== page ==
Where his Republican opponent lacks in the field of women’s rights and would like to close the Ministry of Women, Boric provides a contrast with wanting to strengthen the latter as well as providing jobs for 500,000 women to help repair the damage caused by the current administration. Referring to the Belém do Pará convention, the former student leader would also like to change the definition of violence to go beyond “intrafamilial” with the application of a comprehensive Gender-Based Violence Law.
Additionally, on the matter of LGBTQ+ rights, the presidential hopeful has been inspired by socially progressive nations such as New Zealand where those as young as 16-years-old may legally change their name and identity. Modifications to gender identity laws will be made under Boric’s proposed program so that 14 will be the minimum age at which any changes regarding name or gender will be legally-recognized.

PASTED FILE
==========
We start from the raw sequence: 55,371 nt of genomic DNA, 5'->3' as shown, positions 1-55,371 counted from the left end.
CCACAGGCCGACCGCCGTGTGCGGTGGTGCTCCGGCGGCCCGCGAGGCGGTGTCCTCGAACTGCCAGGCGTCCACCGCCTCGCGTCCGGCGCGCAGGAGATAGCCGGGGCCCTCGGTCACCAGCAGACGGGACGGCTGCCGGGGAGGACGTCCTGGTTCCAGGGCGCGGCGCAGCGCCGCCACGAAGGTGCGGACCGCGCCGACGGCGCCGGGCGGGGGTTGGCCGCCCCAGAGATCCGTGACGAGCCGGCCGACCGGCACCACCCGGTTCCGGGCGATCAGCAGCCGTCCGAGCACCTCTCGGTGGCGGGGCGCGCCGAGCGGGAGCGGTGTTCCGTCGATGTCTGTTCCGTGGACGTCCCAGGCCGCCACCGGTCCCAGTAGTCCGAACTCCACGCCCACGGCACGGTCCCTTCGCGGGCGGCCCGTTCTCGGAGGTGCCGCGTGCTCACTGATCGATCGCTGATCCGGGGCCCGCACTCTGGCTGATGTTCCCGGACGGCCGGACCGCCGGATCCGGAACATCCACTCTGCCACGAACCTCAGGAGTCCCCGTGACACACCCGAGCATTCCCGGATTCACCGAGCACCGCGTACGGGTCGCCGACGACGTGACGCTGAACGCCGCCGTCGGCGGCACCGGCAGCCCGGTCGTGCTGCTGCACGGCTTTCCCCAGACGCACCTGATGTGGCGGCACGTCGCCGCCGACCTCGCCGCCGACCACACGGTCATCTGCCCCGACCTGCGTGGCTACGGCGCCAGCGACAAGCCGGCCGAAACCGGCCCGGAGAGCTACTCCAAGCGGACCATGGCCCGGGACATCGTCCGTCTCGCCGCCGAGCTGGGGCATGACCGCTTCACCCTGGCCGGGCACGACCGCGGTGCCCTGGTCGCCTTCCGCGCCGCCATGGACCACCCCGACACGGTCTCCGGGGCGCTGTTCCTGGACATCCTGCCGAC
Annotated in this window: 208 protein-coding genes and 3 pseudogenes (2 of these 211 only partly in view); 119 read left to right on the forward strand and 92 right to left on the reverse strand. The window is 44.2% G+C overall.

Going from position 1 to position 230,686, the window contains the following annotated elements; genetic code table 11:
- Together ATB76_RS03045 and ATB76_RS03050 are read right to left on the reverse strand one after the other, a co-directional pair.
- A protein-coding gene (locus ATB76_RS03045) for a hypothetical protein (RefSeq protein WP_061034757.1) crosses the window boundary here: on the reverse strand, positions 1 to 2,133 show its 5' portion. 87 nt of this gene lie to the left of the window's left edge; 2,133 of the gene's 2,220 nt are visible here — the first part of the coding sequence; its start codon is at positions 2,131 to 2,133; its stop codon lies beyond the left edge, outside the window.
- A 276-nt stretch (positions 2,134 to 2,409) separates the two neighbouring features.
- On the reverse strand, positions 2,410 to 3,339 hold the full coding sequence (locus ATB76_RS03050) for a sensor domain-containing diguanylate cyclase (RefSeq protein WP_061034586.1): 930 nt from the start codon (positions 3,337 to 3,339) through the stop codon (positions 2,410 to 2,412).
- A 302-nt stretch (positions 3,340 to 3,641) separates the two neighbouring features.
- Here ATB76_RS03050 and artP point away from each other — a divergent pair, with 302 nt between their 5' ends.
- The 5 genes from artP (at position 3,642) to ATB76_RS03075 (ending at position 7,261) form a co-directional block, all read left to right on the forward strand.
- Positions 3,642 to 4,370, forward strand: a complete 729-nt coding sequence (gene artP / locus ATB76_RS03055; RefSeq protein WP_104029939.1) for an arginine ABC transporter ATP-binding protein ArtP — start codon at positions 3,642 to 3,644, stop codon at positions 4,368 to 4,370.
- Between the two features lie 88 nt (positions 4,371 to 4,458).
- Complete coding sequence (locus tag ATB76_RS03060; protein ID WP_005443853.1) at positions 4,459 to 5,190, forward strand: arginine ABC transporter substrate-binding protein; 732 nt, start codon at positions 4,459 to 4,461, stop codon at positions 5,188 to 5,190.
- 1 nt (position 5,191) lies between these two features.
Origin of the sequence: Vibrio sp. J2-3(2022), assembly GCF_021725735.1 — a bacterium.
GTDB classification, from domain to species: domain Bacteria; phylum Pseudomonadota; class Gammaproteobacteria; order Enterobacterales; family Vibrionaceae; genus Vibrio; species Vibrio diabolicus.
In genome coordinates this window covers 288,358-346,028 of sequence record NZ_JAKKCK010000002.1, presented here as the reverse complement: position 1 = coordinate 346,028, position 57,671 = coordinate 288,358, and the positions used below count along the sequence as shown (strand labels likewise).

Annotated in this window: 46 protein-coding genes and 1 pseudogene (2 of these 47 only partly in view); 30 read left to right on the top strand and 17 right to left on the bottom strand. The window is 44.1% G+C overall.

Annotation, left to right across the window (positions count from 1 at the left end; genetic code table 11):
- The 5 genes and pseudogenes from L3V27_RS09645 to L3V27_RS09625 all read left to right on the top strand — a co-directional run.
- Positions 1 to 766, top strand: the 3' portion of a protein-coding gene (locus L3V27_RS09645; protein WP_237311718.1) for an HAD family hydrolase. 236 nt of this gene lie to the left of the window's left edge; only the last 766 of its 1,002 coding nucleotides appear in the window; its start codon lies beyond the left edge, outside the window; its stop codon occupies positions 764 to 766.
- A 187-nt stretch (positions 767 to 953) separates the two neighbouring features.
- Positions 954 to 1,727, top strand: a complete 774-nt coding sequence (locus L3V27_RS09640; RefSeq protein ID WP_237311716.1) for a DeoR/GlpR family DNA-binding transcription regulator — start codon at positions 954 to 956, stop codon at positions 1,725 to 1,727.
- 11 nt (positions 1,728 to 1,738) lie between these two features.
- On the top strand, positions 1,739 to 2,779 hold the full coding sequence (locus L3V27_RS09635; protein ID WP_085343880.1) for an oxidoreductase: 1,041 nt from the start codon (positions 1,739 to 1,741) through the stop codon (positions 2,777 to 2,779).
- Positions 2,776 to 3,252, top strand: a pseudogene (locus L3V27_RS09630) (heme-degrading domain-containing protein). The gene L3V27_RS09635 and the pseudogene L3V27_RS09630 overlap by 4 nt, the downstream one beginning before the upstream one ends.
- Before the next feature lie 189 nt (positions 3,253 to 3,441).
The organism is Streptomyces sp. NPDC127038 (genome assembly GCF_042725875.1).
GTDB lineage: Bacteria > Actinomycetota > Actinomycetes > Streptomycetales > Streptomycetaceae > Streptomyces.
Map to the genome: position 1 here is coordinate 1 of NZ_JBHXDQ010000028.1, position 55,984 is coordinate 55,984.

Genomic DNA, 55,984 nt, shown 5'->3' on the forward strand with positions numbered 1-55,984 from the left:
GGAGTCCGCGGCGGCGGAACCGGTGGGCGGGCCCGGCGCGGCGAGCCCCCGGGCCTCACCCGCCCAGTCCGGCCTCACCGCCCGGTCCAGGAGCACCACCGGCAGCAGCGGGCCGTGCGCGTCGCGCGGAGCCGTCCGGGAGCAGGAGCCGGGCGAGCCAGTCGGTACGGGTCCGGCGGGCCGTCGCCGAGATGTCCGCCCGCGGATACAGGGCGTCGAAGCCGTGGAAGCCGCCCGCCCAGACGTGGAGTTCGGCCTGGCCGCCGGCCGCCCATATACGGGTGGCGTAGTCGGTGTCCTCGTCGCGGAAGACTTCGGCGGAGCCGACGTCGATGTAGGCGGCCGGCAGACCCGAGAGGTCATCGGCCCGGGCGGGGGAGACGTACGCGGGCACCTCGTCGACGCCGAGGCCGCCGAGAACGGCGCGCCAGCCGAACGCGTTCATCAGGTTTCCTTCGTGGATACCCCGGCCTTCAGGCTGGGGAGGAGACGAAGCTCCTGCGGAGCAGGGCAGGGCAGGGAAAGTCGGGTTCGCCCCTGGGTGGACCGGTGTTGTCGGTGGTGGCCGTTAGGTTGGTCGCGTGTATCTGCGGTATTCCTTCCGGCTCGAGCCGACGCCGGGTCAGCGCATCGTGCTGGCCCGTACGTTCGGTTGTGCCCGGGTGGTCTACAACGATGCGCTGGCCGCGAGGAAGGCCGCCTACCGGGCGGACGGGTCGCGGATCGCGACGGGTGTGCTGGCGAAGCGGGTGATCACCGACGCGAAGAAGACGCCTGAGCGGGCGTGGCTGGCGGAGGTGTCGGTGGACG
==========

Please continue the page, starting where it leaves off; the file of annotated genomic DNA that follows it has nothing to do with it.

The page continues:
Overal,l Boric promises to re-examine all treaties signed by Chile and ratify those that seem to obstruct international sovereignty.
Boric hopes to generate a universal health system financed through a universal health fund (FUS). Chile already ranks highly among 190 nations in healthcare and five places ahead of the United States according to the World Health Organization (WHO).
The move would see Chile’s healthcare system move to a more Swedish model with the merger of both private and public healthcare systems. Currently, Chile’s public healthcare system is comparable to the National Health Service (NHS), insurrected by the U.K.’s left-wing Labour Party and funded through general taxation. A possible Boric administration would see the FUS being financed through income tax via the National Health Fund (FONASA) with a complete removal of the Health Insurance Institution (ISAPRE).